It’s a weird feeling isn’t it? A home league game that kicks off at 3pm on a Saturday. The first one of the season, so make the most of it if you are a fan of the traditional kick-off time, as it won’t be happening again until at least 9 December. The second international break of the season is upon us, and begins after the Swansea game. I wonder if it will be a swansong for our beleaguered manager who seems to be under more pressure than ever if media reports are to be believed.
I wondered about the derivation of the word swansong. Legend has it that swans are mute throughout their lives, but they sing beautifully and mournfully before they die. Let us hope that the team performs beautifully for the manager on Saturday, and that we pick up the much needed three points that would take us out of the relegation zone.
We only have one home game in the month of October (Friday 20 October 8pm v Brighton), and by the end of the month 10 league games will have been played (four at home and six away). November is a more balanced month with two home games (Saturday 4 November v Liverpool 5.30pm kick-off, and Leicester (Friday 24 November 8pm), and two away. Of course the third international break takes place in that month to continue the stop-start to the Premier League season that we endure every year now.
Seven games are scheduled for December, with just three at home and four away. The next potential Saturday 3pm kick doesn’t happen until the 9th when Chelsea are our visitors, but once the Sky / BT schedules are announced that may of course change. By the time we sit down for our Christmas lunch we will be exactly half way into the season, having played 19 games, 9 at home and 10 away, but visits to Bournemouth on Boxing Day, and the return fixture at Tottenham four days later, mean that we will once again be in the position we were in just three games into the season, that is having played three more games away from home than at the London Stadium!
We are forever behind, and the effect of the World Athletics Championships being held at our stadium will be a significant one if we are still lingering in the lower reaches of the table by then. The home / away balance doesn’t even itself out until the end of March, at which time we will have played 16 games at home and the same number away, with just six games left in the season at that time.
If you look back on the history of Swansea visits to West Ham, we have an overwhelming superiority. But I’m not sure that statistics such as these are a good thing! In almost 30 home games against them we have only lost on two occasions. The first of these was in 1956 when we were both in the second tier, but that was too long ago for even me to remember.
The second I can recall very clearly though. It was of course the penultimate game at Upton Park and the last to be played on a Saturday. We went with high expectations as a record-breaking season was coming towards a close and were thrashed 4-1, with a certain Andre Ayew scoring one of the Swansea goals. Of course this massive disappointment was soon forgotten in the following week when we met Manchester United in that never-to-be-forgotten final game at the old ground.
Last season we beat them in April with that terrific strike along the ground from Kouyate from outside the box which was the only goal of the game. That left Swansea in big trouble in the bottom three with just half a dozen games of the season to go, but they escaped the drop with a fine finishing run.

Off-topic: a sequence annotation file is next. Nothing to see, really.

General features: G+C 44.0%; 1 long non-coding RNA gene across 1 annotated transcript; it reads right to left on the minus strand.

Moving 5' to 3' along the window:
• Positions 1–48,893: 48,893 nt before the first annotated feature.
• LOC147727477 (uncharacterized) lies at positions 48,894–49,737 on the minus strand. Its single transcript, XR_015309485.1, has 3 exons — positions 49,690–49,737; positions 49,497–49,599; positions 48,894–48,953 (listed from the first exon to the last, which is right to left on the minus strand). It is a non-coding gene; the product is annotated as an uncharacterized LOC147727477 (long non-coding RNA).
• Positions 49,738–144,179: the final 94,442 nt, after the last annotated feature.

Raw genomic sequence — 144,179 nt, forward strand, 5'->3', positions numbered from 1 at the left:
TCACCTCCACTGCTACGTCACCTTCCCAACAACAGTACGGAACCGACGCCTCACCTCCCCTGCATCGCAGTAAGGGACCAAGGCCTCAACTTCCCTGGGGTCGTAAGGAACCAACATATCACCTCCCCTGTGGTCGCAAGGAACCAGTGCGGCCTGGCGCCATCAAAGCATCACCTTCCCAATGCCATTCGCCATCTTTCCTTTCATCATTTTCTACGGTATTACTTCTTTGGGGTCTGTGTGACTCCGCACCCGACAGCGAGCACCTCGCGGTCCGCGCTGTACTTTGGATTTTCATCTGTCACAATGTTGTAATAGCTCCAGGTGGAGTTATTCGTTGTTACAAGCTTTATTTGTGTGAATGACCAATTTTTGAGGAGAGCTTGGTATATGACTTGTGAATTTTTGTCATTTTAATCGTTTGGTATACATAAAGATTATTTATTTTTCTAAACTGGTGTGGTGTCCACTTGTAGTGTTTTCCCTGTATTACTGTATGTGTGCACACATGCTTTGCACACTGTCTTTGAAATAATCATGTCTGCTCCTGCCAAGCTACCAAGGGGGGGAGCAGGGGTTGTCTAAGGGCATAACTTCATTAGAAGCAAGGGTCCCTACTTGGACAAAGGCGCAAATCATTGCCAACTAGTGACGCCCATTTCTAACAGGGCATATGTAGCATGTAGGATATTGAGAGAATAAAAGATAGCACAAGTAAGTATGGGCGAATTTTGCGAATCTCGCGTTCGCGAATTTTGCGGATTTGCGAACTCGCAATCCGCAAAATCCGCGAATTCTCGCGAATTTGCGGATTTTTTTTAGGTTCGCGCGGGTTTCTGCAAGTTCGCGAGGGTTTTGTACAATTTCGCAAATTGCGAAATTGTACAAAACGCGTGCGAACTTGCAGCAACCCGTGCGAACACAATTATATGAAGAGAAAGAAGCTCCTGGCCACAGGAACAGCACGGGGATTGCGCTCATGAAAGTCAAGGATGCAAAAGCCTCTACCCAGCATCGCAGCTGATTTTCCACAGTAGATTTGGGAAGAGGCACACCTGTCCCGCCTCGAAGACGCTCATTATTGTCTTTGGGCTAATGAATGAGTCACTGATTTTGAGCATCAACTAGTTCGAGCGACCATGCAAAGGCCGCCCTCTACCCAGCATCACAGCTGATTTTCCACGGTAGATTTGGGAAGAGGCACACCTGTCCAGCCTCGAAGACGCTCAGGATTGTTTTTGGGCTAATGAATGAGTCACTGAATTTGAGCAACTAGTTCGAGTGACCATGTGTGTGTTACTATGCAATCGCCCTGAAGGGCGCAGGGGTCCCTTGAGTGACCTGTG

This season, their seventh consecutive one in the top flight, they (like ourselves) have not started as well as they would have hoped. They have lost all of their three home games at the Liberty Stadium, 4-0 to Manchester United, 1-0 to Newcastle, and 2-1 to Watford. But we need to be wary, as their form on the road has been excellent. A goalless draw at Southampton to begin the season, a 2-0 win at Palace, and then another goalless game at Tottenham has given them five points, all away from home. This puts them in 15th place, just one point above ourselves. It is a bit early I know, but we could perhaps call this a “six-pointer” this weekend, as well as an extremely important (must win?) game for our manager.
I rarely manage to accurately predict our starting line-up, as the manager always seems to throw in a surprise or two that I wasn’t expecting. But this time I am confident that he will start with the following eleven:
Hart, Fonte, Reid, Ogbonna, Zabaleta, Noble, Kouyate, Cresswell, Ayew, Arnautavic, Chicarito.
If the manager subscribes to the “horses for courses” theory then he will be tempted to include Carroll in view of his fine goalscoring record against today’s opponents. Apparently Lanzini is now fit, but I expect him to start on the bench, although I would personally include him from the start in place of Ayew. But I reckon Ayew will get the nod, particularly as the game is against his former employers. Depending on how the game is going I would expect important contributions as substitutes from Lanzini, Carroll, Masuaku, or Rice. I don’t think anyone else will get a look in.
The bookies make us favourites to win the game and we are slightly odds-on to do so. Swansea are around 3/1 plus, and the draw is around 5/2. Given Swansea’s away form, especially the fact that they have yet to concede a goal on their travels, the game is likely to be a tight one. Despite the tension surrounding the manager I hope that we can win a close game, possibly by the odd goal, just as we did about six months ago. A repeat of that scoreline, with the same goalscorer, is on offer at around 33/1.
2 thoughts on “A preview of West Ham v Swansea”
West Ham should have a good chance to do well this weekend. Swansea defence very wobbly and Hammers attack looks far too powerful for them.
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